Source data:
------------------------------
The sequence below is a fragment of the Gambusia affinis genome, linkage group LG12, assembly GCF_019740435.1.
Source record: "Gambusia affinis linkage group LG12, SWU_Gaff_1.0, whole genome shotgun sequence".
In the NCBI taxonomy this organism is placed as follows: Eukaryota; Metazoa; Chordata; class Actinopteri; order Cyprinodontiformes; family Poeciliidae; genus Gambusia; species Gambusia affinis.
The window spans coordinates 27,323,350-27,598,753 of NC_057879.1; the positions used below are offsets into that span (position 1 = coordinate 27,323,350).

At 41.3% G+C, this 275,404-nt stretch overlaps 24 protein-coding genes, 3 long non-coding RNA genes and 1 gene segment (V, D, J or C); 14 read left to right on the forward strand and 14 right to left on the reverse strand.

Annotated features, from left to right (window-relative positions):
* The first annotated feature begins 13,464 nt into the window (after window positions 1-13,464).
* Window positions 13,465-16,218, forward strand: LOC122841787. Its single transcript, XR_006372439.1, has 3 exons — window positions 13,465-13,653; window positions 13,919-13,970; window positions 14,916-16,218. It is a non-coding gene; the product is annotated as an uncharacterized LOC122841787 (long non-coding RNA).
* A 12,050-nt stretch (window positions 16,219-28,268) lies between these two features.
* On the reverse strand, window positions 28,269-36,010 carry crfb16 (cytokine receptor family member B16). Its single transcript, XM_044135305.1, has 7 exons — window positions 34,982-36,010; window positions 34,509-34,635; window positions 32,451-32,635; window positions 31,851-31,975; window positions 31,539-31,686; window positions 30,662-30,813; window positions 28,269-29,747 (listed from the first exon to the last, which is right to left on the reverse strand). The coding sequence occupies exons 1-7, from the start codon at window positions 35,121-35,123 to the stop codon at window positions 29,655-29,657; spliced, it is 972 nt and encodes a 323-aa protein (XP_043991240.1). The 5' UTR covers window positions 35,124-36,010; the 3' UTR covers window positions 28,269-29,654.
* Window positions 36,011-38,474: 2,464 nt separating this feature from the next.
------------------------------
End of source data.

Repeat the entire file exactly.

The sequence below is a fragment of the Gambusia affinis genome, linkage group LG12, assembly GCF_019740435.1.
Source record: "Gambusia affinis linkage group LG12, SWU_Gaff_1.0, whole genome shotgun sequence".
In the NCBI taxonomy this organism is placed as follows: Eukaryota; Metazoa; Chordata; class Actinopteri; order Cyprinodontiformes; family Poeciliidae; genus Gambusia; species Gambusia affinis.
The window spans coordinates 27,323,350-27,598,753 of NC_057879.1; the positions used below are offsets into that span (position 1 = coordinate 27,323,350).

At 41.3% G+C, this 275,404-nt stretch overlaps 24 protein-coding genes, 3 long non-coding RNA genes and 1 gene segment (V, D, J or C); 14 read left to right on the forward strand and 14 right to left on the reverse strand.

Annotated features, from left to right (window-relative positions):
* The first annotated feature begins 13,464 nt into the window (after window positions 1-13,464).
* Window positions 13,465-16,218, forward strand: LOC122841787. Its single transcript, XR_006372439.1, has 3 exons — window positions 13,465-13,653; window positions 13,919-13,970; window positions 14,916-16,218. It is a non-coding gene; the product is annotated as an uncharacterized LOC122841787 (long non-coding RNA).
* A 12,050-nt stretch (window positions 16,219-28,268) lies between these two features.
* On the reverse strand, window positions 28,269-36,010 carry crfb16 (cytokine receptor family member B16). Its single transcript, XM_044135305.1, has 7 exons — window positions 34,982-36,010; window positions 34,509-34,635; window positions 32,451-32,635; window positions 31,851-31,975; window positions 31,539-31,686; window positions 30,662-30,813; window positions 28,269-29,747 (listed from the first exon to the last, which is right to left on the reverse strand). The coding sequence occupies exons 1-7, from the start codon at window positions 35,121-35,123 to the stop codon at window positions 29,655-29,657; spliced, it is 972 nt and encodes a 323-aa protein (XP_043991240.1). The 5' UTR covers window positions 35,124-36,010; the 3' UTR covers window positions 28,269-29,654.
* Window positions 36,011-38,474: 2,464 nt separating this feature from the next.